Shane Evans standing in front of his Dream Studio on 31st Street. Evans painted stars on the side of his building, which has become a popular destination for people to have their pictures taken. People catalog the photographs with the hashtag #thatkcstarwall.
“Going to Kansas City” is a series that shares the personal stories of how people came to Kansas City — and why they stayed.
Artist Shane Evans first came to Kansas City from New York City in 1993, when he got a job working for Hallmark Cards as an illustrator. He worked at Hallmark for seven years before deciding to leave the company to become an independent artist. Evans travels and works all around the world, but continues to keep Kansas City as his home base.
Police have apprehended a man they say has been positively identified as the suspect in the assaults at a Motel 6 in the Northland. The are continuing to investigate whether there is a link between the suspect and the triple homicide in south Kansas City.
Update, 8:15 p.m.:
Police say the shooting may be related to an incident at a northland Motel 6 Tuesday afternoon. The hotel is close to where an SUV taken from the scene of the homicides earlier in the day in south Kansas City was found.
For the past few decades, American communities have been trying to foster this thing called "multiculturalism." As we continue to debate notions of privilege and perception, how is this experiment going? Are we more empathetic than we used to be? Plus, having "the talk"... about race.
The future of Kansas City’s Kemper Arena is murky. The city council is considering two proposals. One, from the American Royal, would see it torn down and replaced. The other, from the development company Foutch Brothers, would rehab it as the centerpiece of a youth sports complex. But last week, urban activist Jase Wilson wrote an open letter to the council last week with a novel proposal: Turn the arena into the Midwest’s only arena specifically designed to host competitive video game tournaments.
A new Missouri law shields breastfeeding mothers from indecency charges for nursing their children or pumping in public. Under the law, which went into effect Thursday, breastfeeding mothers also can be excused from jury duty by presenting a doctor’s note.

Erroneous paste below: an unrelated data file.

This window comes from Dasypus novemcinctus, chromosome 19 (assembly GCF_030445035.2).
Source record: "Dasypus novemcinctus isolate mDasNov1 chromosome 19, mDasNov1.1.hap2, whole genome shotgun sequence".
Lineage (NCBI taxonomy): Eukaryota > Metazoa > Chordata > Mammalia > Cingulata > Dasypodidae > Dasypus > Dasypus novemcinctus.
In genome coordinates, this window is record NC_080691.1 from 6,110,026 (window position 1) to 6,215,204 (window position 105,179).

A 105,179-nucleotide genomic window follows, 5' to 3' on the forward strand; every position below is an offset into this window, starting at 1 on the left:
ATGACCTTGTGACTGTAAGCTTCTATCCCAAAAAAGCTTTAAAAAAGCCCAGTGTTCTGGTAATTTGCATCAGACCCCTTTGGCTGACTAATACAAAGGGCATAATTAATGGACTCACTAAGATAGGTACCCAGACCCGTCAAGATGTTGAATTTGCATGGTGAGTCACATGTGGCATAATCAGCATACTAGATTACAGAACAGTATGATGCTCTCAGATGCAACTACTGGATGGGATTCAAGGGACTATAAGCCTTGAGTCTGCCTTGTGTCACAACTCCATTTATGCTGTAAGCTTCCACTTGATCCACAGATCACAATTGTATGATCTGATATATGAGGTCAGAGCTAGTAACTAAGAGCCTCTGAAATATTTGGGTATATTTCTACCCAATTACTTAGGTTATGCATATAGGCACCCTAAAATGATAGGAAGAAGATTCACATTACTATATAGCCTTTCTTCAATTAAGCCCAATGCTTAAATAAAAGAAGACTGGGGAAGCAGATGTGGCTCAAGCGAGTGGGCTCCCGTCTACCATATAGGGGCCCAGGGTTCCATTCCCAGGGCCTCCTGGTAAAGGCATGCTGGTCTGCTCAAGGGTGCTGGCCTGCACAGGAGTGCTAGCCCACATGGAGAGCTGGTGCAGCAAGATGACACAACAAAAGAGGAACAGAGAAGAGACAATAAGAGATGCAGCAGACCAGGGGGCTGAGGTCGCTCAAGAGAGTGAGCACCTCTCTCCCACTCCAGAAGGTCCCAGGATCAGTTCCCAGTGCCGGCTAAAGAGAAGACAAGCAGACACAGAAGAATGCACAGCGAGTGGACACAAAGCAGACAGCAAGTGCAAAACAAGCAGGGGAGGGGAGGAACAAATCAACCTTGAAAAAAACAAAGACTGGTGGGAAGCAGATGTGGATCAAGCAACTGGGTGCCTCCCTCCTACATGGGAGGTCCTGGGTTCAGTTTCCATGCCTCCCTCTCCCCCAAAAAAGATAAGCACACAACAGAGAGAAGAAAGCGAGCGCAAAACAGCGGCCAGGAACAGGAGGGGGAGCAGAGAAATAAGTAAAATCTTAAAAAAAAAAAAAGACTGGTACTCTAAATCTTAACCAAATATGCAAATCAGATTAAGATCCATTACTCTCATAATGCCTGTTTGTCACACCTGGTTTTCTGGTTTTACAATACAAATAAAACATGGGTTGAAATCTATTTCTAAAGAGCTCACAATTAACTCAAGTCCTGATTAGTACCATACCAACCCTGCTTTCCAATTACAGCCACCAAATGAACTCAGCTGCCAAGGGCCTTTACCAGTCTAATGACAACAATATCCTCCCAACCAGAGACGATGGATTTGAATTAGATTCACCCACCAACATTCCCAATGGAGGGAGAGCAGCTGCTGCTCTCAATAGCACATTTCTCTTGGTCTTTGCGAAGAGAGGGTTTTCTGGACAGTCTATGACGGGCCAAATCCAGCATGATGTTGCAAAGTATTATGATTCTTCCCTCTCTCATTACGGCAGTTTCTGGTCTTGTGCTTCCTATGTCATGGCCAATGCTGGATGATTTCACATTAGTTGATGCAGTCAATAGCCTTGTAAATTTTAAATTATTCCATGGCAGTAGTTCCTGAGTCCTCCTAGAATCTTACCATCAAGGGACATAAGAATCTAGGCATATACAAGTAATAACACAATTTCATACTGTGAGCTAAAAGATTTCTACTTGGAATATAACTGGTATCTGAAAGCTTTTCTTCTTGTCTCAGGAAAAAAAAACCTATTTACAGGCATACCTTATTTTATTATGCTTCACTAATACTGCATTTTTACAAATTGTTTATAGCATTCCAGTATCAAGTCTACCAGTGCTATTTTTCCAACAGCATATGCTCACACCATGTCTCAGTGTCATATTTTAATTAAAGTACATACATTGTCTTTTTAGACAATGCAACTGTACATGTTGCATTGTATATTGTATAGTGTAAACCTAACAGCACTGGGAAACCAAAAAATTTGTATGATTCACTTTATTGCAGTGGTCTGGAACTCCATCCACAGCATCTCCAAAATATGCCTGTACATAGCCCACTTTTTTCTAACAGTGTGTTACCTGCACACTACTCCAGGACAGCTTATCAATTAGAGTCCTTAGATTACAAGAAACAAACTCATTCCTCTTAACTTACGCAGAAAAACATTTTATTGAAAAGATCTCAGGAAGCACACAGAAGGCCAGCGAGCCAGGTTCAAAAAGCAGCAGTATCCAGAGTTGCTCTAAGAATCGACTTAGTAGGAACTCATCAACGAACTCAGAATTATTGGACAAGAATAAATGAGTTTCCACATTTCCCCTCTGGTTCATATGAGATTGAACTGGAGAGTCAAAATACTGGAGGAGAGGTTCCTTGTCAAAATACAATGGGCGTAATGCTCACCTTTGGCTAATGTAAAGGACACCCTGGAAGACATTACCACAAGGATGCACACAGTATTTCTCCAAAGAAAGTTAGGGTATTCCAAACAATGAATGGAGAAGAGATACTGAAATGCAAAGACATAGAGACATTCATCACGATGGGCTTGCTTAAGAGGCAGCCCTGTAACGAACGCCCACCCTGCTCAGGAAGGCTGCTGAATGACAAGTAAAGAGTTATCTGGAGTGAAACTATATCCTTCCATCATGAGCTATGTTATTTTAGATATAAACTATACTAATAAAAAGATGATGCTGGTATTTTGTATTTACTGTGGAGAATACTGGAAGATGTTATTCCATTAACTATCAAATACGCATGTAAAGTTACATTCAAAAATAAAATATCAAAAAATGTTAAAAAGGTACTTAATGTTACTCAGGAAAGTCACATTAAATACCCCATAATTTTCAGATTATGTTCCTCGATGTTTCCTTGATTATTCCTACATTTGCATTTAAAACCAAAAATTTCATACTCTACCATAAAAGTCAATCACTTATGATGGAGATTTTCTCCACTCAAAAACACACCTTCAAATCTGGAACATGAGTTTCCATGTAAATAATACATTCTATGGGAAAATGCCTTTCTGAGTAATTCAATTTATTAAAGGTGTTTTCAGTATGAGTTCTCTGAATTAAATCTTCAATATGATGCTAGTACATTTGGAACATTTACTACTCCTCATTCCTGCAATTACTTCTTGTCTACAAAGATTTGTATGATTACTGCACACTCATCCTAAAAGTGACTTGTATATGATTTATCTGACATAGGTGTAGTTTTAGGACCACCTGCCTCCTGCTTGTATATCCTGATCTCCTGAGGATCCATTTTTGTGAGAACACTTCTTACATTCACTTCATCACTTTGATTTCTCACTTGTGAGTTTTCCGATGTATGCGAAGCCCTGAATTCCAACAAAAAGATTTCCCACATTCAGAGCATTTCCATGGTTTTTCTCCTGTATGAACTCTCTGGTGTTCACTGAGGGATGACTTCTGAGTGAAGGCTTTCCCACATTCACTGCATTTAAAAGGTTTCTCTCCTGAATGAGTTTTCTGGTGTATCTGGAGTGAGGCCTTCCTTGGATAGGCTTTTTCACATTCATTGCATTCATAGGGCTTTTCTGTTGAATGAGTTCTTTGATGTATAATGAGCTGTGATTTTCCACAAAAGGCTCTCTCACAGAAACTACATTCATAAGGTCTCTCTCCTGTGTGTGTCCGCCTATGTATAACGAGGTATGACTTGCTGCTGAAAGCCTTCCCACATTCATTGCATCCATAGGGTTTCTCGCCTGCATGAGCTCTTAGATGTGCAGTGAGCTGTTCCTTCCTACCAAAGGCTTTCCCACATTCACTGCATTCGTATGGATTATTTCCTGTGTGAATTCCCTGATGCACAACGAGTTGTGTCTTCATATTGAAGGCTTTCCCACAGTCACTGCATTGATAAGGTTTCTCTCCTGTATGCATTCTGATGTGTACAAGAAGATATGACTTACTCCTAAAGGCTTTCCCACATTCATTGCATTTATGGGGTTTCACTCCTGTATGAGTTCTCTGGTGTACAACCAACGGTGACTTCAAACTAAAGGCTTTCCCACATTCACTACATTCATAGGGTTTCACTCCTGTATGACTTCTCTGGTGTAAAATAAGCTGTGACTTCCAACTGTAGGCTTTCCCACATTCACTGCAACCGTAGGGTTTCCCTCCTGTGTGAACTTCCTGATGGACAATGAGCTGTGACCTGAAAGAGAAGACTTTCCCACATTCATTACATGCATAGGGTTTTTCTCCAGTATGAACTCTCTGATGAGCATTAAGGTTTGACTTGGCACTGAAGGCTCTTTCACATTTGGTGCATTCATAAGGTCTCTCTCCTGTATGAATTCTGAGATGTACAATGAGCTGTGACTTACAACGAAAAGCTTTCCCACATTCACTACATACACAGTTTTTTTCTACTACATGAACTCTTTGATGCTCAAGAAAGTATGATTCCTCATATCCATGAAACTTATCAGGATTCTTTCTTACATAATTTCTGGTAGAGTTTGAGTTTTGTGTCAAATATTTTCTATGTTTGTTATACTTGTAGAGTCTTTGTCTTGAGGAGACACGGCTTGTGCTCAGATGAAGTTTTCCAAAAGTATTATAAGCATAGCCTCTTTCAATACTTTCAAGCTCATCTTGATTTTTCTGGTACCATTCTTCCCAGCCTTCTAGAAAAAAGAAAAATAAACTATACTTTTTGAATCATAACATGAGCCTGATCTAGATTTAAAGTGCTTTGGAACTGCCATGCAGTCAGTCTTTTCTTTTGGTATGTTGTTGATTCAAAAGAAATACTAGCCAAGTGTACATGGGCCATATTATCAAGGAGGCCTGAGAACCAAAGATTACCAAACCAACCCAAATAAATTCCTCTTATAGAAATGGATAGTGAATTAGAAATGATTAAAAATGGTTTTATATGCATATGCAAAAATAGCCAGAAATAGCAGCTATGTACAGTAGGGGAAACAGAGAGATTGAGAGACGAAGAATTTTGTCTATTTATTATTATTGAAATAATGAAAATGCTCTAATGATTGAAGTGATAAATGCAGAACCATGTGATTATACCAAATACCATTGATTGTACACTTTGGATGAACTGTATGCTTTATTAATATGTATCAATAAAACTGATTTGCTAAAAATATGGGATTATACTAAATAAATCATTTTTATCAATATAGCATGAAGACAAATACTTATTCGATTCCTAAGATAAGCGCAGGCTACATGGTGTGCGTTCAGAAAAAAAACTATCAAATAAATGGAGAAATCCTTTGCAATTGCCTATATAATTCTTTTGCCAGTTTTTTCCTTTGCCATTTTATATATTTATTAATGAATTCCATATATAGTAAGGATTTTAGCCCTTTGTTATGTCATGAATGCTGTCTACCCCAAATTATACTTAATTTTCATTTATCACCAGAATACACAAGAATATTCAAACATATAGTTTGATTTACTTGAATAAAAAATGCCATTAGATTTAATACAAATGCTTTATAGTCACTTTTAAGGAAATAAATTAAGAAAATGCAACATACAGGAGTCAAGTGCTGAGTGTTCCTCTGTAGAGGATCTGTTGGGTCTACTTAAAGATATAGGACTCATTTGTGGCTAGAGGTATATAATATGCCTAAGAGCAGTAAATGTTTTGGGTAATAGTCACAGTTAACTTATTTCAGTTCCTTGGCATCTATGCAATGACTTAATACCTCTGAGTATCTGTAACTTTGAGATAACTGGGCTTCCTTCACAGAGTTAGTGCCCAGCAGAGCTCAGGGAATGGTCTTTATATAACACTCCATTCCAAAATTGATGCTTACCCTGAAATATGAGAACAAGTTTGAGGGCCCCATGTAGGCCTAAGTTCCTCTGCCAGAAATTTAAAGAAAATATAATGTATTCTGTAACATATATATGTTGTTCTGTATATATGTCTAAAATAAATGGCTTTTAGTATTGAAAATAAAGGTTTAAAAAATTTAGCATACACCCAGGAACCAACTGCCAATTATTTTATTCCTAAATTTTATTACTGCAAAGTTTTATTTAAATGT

Anne Biswell, the communications director of the Mother & Child Health Coalition, says the law makes much more sense than and is less ambiguous than the previous statute that required women to exercise “as much discretion as possible.”
About 150 University of Missouri-Kansas City students marched across campus Thursday evening chanting "hands up, don't shoot" to show support for the unarmed teenager killed by police in Ferguson, Mo., earlier this month.
Seniors Danielle McFadden and Carly Jones organized the event, called "I am Michael Brown," to start a conversation at UMKC about police militarization and racially-motivated violence.
In light of protests in Ferguson, Mo., over the police shooting of Michael Brown, Kansas City leaders held a panel Saturday centered around a big question for people of color: What should I do when I am stopped by the police?
Originally published on Tue August 26, 2014 10:21 pm
Updated on Monday, Aug. 25.
After a being delayed for more than a week, about 11,000 students in the Ferguson-Florissant School District started their school year today.
As kids filed into Ferguson Middle School – which is located about two miles from where protesters violently clashed with police – a stream of students, parents and teachers said they were happy to be back in the classroom.